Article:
Error
  • JUser::_load: Unable to load user with id: 67

Featured Articles

IHS teardown reveals Galaxy S5 BOM

IHS teardown reveals Galaxy S5 BOM

Research firm IHS got hold of Samsung’s new flagship smartphone and took it apart to the last bolt to figure out…

More...
Galaxy S5, HTC One M8 available selling well

Galaxy S5, HTC One M8 available selling well

Samsung’s Galaxy S5 has finally gone on sale and it can be yours for €699, which is quite a lot of…

More...
Intel lists Haswell refresh parts

Intel lists Haswell refresh parts

Intel has added a load of Haswell refresh parts to its official price list and there really aren’t any surprises to…

More...
Respawn confirms Titanfall DLC for May

Respawn confirms Titanfall DLC for May

During his appearance at PAX East panel and confirmed on Twitter, Titanfall developer Respawn confirmed that the first DLC pack for…

More...
KFA2 GTX 780 Ti Hall Of Fame reviewed

KFA2 GTX 780 Ti Hall Of Fame reviewed

KFA2 gained a lot of overclocking experience with the GTX 780 Hall of Fame (HOF), which we had a chance to…

More...
Frontpage Slideshow | Copyright © 2006-2010 orks, a business unit of Nuevvo Webware Ltd.
Thursday, 03 November 2011 09:51

HDD shortage to get worse

Written by



Could last up to six months


While Thailand is struggling to contain floodwaters from inundating the country’s low lands, including the capital Bangkok, the immense scale of the disaster is already starting to have an effect on industrial output.

Although the flooding is expected to subside within weeks, the cleanup effort will continue long after the water recedes. Worse, it will take hard drive makers months before they start to catch up on missed orders and restore normal supply timetables.

IDC and iSuppli believe the floods will result in a 25 percent to 28 percent overall market shortage over the next six months. Western Digital seems to be the hardest hit hard drive maker. IDC estimates that up to 75 percent of the company’s production will temporarily shut down.

Overall, Q4 hard drive shipments are expected to decline to 125 million from 173 million in Q3. For the average consumer this translates into higher prices and IDC expects hard drive prices to go up by about 10 percent in Q4. However, as we reported yesterday, prices have shot up well beyond 10 percent.

In addition, iSuppli believes the issue could also affect notebook production in early 2012.

More here.



E-mail: This e-mail address is being protected from spambots. You need JavaScript enabled to view it
blog comments powered by Disqus

Comments  

 
0 #1 Jigar 2011-11-03 11:07
Now they want to mint money.
 
 
0 #2 Exodite 2011-11-03 11:49
Considering that the prices here have already tripled I'm going to go out on a limb and say that 10% is an underestimation .
 
 
0 #3 The_Countess 2011-11-03 13:02
Quoting Exodite:
Considering that the prices here have already tripled I'm going to go out on a limb and say that 10% is an underestimation .


i see a few stores where the price has tippled but if you shop around the price increase shouldn't be more then 50%.

still, a lot more then 10%.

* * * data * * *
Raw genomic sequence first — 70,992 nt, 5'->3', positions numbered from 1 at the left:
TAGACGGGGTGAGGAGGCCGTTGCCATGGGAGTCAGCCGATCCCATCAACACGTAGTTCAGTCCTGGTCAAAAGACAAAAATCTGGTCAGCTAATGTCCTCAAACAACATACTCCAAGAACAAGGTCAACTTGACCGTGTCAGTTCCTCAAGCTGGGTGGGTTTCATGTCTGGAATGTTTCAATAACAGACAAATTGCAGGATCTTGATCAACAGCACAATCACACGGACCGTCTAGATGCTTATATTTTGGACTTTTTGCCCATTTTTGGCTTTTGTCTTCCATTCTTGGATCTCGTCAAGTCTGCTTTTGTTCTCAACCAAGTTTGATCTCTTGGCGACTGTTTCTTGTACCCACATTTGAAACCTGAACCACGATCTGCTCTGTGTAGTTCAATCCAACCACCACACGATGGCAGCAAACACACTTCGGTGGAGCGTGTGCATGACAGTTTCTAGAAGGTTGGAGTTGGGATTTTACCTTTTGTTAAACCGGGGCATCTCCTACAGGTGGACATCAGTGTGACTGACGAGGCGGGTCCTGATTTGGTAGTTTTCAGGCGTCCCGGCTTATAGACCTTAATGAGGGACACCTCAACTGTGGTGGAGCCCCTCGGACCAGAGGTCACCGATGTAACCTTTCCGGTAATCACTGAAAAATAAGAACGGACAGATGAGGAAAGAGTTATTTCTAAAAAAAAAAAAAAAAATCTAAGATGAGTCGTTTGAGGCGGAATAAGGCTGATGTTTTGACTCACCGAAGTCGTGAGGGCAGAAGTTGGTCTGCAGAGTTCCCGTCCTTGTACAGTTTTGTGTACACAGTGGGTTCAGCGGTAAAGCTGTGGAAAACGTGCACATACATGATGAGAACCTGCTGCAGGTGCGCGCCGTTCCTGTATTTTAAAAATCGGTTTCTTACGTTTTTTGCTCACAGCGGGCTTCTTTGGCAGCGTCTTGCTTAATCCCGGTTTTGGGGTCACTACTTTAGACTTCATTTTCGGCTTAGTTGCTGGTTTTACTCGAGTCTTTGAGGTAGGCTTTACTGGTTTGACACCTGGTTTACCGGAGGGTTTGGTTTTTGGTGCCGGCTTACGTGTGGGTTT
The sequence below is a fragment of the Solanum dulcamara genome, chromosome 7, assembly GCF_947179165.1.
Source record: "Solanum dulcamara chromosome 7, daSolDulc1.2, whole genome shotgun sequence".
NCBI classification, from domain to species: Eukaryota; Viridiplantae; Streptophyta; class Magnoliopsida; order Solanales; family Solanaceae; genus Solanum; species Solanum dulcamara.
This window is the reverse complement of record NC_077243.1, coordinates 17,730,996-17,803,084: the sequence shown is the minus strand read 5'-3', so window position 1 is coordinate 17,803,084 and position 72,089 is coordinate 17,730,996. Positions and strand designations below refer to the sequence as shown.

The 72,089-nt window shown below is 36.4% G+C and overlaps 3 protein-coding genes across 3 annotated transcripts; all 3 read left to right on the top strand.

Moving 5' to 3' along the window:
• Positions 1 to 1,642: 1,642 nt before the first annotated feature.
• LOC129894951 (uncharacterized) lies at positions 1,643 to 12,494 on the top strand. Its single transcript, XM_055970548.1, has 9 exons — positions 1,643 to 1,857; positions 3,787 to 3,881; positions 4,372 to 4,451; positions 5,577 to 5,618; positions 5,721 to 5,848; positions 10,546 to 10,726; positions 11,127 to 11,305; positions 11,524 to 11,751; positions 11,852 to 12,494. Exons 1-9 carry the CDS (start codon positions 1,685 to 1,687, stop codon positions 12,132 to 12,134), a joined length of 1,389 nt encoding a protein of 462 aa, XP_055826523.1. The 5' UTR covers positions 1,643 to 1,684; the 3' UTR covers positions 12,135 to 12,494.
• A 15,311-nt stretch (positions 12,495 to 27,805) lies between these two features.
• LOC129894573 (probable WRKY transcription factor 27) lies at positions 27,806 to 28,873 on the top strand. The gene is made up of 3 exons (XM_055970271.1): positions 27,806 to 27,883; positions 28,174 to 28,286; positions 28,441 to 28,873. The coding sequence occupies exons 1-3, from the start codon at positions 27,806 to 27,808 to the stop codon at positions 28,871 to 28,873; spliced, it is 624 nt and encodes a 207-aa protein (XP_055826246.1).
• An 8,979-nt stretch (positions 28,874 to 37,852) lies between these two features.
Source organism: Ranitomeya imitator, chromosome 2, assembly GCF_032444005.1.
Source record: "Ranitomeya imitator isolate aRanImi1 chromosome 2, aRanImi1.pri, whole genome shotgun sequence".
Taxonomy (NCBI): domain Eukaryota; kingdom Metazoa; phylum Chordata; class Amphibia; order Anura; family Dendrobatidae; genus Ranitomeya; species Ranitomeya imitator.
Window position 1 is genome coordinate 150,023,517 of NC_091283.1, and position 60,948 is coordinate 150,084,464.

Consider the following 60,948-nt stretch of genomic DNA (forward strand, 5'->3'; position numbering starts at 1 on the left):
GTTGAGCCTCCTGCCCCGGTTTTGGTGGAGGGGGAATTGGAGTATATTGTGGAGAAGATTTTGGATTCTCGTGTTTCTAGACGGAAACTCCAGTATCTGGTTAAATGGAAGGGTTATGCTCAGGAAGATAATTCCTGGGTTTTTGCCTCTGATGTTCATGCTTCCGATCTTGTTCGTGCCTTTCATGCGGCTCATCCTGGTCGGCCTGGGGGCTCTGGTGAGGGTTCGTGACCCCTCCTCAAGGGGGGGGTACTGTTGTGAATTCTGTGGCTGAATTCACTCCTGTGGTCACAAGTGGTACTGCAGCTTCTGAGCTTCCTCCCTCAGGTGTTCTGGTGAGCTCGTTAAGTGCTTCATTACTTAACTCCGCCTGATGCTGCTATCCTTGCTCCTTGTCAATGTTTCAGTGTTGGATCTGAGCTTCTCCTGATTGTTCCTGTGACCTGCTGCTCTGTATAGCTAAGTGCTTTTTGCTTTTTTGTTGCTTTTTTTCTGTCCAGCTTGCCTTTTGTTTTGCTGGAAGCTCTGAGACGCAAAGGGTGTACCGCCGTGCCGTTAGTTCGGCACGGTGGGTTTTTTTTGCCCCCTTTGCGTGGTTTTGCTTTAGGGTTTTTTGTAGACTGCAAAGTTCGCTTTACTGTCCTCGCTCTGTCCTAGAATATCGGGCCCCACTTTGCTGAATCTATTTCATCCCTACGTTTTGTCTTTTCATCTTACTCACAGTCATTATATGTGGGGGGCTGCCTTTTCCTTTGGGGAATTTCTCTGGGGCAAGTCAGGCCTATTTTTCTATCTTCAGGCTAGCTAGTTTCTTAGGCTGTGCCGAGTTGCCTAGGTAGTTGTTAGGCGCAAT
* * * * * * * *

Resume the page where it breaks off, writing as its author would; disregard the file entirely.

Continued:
+2 #4 Memristor 2011-11-03 13:20
If the outage lasts for six month we could soon see a price advantage for SSD's. Certain drives already dipped below $1 per GB and Harddrive prices climbing fast. Even if the SDD is still double the price of the rotating kind the advantages of the SSD would make up for the difference.
 
 
0 #5 nforce4max 2011-11-03 14:28
Quoting The_Countess:
Quoting Exodite:
Considering that the prices here have already tripled I'm going to go out on a limb and say that 10% is an underestimation .


i see a few stores where the price has tippled but if you shop around the price increase shouldn't be more then 50%.

still, a lot more then 10%.


Prices where I am went up 90% compared to what I payed a few months ago for the same drives. US non the less.
 
 
0 #6 freebird26 2011-11-03 14:50
Yeah, 300% is more like it... Thank God I did buy my 5 x 2TB 5900RPM Hitachi HDDs this summer for my Windows 2011 Home Server. Paid approx $60 each after rebate.

Now Nu Egg has them listed at $229/each.

OUCH!!!
 
 
+3 #7 noel1993 2011-11-03 17:02
I've read all the manufacturers supplied themselfes in those few factories in Thailand. Can I ask WHAT KIND OF MORRON locates majority of global production in one place ? WD should go bankrupt to set an example for others.
 
 
0 #8 Bl0bb3r 2011-11-03 17:10
Quoting noel1993:
Can I ask...



Manufacturing locations are dependent on a lot of factors, one of them being cheap labor and we know how cheap that is in Asia. Also, the natural disasters are always put as least-to-expect phenomenons, thus companies don't plan for them... well, except GF. It's in their name to do it.
 
 
+1 #9 freebird26 2011-11-03 18:35
Well, a big part of problem with the Thailand/Bangkok area has been known about for years. According to a NPR radio report I heard last week. Since most of Bangkok is only about 2 meters above sea level a lot of the massive expansion/construction is occurring in the flood plan areas (probably cheaper) and nobody cares until there is a bad flood like now... of course someone probably got promoted for what seems like an idiotic choice (building all this manufacturing in the flood plain) now.
 

To be able to post comments please log-in with Disqus

 

Facebook activity

Latest Commented Articles

Recent Comments